Driving Change: Building support for texting and driving law
Lawmakers share journey of implementing texting and driving law
ORLANDO, Fla. – In January 2017, just two months or so into our Driving Change campaign, we asked state Rep. Richard Starke, D-Weston, what he thought the chances were that a bill he had sponsored to change Florida’s texting and driving law would pass.
“Slim and none,” he told us during a live town hall meeting. And Stark would know. He was part of the coalition behind the 2013 bill that established secondary enforcement and, ever since then he had been pushing bills to toughen up the law.
“I ran the bill last year as a stand-alone and could not get it heard,” he told us. “I’m hoping for a better outcome this year.”
In 2017, Stark got nothing. But later that year, after we pressed the speaker of the House on why his chamber was dragging its feet on texting and driving, we got some good news. The speaker reconsidered and he directed two representatives to take up the fight and get a bill passed in the House.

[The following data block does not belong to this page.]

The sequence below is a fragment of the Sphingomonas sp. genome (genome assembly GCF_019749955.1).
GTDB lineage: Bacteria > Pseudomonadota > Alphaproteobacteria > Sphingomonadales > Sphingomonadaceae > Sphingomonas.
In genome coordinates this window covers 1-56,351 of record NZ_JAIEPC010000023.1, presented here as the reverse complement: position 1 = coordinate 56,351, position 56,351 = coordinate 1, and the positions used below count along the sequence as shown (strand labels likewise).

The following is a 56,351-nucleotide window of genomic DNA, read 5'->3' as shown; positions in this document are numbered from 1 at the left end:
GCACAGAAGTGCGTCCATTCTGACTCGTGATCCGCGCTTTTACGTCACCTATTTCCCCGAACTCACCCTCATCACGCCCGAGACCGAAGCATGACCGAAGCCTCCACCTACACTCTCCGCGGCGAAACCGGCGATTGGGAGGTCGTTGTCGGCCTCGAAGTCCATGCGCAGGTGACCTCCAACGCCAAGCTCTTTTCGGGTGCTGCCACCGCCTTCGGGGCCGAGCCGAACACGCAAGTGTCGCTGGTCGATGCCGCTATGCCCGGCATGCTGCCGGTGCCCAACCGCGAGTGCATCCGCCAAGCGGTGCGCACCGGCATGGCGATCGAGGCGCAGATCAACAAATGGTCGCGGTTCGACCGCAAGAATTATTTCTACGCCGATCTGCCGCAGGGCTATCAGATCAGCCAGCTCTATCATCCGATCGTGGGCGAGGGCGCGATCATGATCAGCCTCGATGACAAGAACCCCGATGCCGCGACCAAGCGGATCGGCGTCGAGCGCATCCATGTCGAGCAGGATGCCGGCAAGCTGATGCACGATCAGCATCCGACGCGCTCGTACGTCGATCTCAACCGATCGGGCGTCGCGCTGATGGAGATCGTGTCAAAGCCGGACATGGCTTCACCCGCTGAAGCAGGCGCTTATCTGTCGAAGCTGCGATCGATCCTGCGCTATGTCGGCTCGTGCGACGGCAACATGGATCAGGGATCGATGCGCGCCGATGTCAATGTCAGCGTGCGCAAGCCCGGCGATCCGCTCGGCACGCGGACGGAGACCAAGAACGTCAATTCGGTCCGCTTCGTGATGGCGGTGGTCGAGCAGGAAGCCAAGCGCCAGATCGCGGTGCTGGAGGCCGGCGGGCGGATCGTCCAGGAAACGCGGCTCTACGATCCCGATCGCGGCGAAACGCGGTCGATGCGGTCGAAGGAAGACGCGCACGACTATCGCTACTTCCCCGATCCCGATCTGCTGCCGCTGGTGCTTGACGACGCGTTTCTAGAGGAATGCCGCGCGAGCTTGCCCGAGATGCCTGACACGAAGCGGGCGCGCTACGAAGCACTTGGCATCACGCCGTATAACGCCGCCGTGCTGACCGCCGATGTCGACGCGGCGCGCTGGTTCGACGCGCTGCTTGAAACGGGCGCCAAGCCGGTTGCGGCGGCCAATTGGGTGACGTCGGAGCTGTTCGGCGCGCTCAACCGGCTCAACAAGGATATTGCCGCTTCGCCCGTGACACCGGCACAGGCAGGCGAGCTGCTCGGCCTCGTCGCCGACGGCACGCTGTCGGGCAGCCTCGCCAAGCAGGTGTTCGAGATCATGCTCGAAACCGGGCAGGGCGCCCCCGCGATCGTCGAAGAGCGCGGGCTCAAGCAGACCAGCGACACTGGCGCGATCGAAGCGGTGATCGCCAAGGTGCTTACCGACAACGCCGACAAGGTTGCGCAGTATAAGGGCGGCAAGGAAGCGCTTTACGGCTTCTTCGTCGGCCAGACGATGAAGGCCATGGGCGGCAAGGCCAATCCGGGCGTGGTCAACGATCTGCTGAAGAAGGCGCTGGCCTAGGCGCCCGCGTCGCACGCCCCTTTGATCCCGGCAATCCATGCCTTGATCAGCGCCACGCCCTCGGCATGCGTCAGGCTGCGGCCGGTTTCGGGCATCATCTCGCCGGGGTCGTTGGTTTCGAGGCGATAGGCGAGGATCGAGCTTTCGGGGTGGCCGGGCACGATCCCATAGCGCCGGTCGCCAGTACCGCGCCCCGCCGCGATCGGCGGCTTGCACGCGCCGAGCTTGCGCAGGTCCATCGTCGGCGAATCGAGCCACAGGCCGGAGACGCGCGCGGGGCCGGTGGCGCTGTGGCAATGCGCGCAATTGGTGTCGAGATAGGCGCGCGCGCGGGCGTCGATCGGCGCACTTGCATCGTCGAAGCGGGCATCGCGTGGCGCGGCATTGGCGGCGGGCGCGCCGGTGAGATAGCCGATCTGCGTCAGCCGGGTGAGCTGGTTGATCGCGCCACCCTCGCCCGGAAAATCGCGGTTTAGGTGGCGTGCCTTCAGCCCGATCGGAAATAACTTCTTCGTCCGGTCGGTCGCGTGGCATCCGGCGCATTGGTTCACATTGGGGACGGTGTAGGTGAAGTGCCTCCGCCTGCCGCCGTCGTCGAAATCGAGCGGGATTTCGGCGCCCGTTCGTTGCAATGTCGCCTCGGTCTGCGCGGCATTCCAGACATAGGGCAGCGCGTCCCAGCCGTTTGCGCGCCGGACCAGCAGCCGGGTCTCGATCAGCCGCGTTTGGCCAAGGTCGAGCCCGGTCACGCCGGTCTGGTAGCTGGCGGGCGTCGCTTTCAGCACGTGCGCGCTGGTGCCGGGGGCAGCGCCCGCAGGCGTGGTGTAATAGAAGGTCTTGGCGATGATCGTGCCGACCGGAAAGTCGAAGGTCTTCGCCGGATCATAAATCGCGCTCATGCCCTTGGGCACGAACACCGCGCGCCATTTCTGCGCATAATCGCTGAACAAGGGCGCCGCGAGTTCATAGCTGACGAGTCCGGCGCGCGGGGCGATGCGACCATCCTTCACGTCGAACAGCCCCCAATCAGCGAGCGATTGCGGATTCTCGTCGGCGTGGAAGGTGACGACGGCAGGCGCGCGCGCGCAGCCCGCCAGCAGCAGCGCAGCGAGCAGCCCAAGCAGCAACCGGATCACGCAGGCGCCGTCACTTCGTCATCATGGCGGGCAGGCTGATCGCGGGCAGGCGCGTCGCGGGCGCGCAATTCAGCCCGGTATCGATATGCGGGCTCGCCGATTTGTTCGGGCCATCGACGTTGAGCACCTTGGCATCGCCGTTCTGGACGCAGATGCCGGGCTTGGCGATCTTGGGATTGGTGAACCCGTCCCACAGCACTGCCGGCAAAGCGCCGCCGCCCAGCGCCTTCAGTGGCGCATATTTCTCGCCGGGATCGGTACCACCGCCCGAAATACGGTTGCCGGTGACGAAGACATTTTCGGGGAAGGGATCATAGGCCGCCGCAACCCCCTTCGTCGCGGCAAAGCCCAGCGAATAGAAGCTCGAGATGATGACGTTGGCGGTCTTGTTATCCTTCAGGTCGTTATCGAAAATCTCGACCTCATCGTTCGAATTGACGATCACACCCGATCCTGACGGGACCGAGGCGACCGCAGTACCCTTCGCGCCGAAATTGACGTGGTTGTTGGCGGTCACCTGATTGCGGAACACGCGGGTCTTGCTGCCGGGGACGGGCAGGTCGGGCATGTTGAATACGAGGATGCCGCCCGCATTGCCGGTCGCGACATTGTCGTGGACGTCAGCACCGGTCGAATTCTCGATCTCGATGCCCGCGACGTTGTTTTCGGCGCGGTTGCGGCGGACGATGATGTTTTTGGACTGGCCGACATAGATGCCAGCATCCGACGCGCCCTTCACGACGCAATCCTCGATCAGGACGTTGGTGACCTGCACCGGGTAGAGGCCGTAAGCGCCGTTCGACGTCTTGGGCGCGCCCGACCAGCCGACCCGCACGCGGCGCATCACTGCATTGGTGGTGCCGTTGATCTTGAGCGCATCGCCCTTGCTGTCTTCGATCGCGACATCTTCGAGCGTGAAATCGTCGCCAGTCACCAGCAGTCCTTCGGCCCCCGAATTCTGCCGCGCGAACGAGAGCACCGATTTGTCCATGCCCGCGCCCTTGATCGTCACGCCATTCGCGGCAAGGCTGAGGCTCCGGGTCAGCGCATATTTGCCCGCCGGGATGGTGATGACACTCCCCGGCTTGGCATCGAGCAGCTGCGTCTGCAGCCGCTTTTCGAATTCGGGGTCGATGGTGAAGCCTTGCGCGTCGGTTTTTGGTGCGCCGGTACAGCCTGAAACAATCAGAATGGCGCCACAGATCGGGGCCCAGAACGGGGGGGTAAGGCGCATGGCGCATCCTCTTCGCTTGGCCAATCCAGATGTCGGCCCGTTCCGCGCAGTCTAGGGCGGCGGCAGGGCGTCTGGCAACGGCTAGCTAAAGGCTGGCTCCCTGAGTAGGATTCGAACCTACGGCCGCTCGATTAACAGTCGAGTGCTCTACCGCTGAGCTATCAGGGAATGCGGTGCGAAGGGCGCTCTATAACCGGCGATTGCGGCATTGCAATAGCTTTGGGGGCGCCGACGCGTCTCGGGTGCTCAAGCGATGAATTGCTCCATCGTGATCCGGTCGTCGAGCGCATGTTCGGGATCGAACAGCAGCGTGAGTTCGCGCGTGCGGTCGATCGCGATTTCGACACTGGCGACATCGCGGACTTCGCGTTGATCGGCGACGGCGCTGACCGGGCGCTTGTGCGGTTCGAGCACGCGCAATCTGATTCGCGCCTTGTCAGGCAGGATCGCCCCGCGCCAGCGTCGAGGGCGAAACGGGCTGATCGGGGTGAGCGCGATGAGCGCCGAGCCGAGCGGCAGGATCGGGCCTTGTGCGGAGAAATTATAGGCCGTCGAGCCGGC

Reps. Emily Slosberg, D-Boca Raton and Jackie Toledo, R-Tampa, did their best. They got a bill passed in 2018, but a companion bill in the Senate died in its last committee.
It was a long and arduous journey to getting 2019’s bill, HB 107, passed by both the House and Senate and signed into law, was long and arduous. Pressure from the media, constituents and law enforcement agencies finally turned the tide and got the attention of Tallahassee politicians to make a change - a Driving Change. And News 6 is proud to say we were able to be a big part of the movement.
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